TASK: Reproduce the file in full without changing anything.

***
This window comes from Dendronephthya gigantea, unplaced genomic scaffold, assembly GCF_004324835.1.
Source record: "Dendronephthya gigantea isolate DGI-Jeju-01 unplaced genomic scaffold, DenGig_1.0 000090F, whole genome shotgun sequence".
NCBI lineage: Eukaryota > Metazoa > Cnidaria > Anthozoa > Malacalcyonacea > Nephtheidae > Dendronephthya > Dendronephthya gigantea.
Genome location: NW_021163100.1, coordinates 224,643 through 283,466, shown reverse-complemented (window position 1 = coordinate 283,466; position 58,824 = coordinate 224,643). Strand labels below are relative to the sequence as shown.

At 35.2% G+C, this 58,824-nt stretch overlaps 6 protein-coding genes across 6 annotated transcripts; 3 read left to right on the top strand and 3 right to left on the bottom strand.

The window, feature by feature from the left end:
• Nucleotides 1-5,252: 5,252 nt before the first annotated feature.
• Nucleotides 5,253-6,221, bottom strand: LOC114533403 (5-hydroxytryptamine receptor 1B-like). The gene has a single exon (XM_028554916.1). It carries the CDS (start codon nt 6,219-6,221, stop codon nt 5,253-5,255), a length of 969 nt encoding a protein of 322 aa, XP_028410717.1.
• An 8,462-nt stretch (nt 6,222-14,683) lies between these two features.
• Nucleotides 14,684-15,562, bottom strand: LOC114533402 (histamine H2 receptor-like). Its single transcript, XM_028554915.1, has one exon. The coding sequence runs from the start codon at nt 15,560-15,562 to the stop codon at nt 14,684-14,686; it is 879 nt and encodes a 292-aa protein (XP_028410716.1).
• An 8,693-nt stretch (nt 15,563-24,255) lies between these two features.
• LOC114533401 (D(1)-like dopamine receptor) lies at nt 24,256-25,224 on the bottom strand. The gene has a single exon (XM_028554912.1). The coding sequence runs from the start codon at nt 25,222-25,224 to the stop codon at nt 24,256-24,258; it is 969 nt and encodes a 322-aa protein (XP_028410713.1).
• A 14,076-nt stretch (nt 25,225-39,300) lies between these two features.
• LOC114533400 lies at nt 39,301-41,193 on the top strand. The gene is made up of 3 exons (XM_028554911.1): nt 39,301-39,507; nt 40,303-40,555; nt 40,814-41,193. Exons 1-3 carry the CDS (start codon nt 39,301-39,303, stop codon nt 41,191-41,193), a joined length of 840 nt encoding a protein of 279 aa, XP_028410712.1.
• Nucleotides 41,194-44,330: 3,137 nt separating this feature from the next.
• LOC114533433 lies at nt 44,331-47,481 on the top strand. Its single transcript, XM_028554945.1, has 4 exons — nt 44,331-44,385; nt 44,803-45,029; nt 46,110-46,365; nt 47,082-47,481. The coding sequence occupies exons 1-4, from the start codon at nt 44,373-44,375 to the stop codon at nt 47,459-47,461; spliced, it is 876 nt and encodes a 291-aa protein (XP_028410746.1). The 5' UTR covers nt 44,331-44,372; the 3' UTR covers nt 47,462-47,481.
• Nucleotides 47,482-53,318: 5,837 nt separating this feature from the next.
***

This window comes from Dendronephthya gigantea, unplaced genomic scaffold, assembly GCF_004324835.1.
Source record: "Dendronephthya gigantea isolate DGI-Jeju-01 unplaced genomic scaffold, DenGig_1.0 000090F, whole genome shotgun sequence".
NCBI lineage: Eukaryota > Metazoa > Cnidaria > Anthozoa > Malacalcyonacea > Nephtheidae > Dendronephthya > Dendronephthya gigantea.
Genome location: NW_021163100.1, coordinates 224,643 through 283,466, shown reverse-complemented (window position 1 = coordinate 283,466; position 58,824 = coordinate 224,643). Strand labels below are relative to the sequence as shown.

At 35.2% G+C, this 58,824-nt stretch overlaps 6 protein-coding genes across 6 annotated transcripts; 3 read left to right on the top strand and 3 right to left on the bottom strand.

The window, feature by feature from the left end:
• Nucleotides 1-5,252: 5,252 nt before the first annotated feature.
• Nucleotides 5,253-6,221, bottom strand: LOC114533403 (5-hydroxytryptamine receptor 1B-like). The gene has a single exon (XM_028554916.1). It carries the CDS (start codon nt 6,219-6,221, stop codon nt 5,253-5,255), a length of 969 nt encoding a protein of 322 aa, XP_028410717.1.
• An 8,462-nt stretch (nt 6,222-14,683) lies between these two features.
• Nucleotides 14,684-15,562, bottom strand: LOC114533402 (histamine H2 receptor-like). Its single transcript, XM_028554915.1, has one exon. The coding sequence runs from the start codon at nt 15,560-15,562 to the stop codon at nt 14,684-14,686; it is 879 nt and encodes a 292-aa protein (XP_028410716.1).
• An 8,693-nt stretch (nt 15,563-24,255) lies between these two features.
• LOC114533401 (D(1)-like dopamine receptor) lies at nt 24,256-25,224 on the bottom strand. The gene has a single exon (XM_028554912.1). The coding sequence runs from the start codon at nt 25,222-25,224 to the stop codon at nt 24,256-24,258; it is 969 nt and encodes a 322-aa protein (XP_028410713.1).
• A 14,076-nt stretch (nt 25,225-39,300) lies between these two features.
• LOC114533400 lies at nt 39,301-41,193 on the top strand. The gene is made up of 3 exons (XM_028554911.1): nt 39,301-39,507; nt 40,303-40,555; nt 40,814-41,193. Exons 1-3 carry the CDS (start codon nt 39,301-39,303, stop codon nt 41,191-41,193), a joined length of 840 nt encoding a protein of 279 aa, XP_028410712.1.
• Nucleotides 41,194-44,330: 3,137 nt separating this feature from the next.
• LOC114533433 lies at nt 44,331-47,481 on the top strand. Its single transcript, XM_028554945.1, has 4 exons — nt 44,331-44,385; nt 44,803-45,029; nt 46,110-46,365; nt 47,082-47,481. The coding sequence occupies exons 1-4, from the start codon at nt 44,373-44,375 to the stop codon at nt 47,459-47,461; spliced, it is 876 nt and encodes a 291-aa protein (XP_028410746.1). The 5' UTR covers nt 44,331-44,372; the 3' UTR covers nt 47,462-47,481.
• Nucleotides 47,482-53,318: 5,837 nt separating this feature from the next.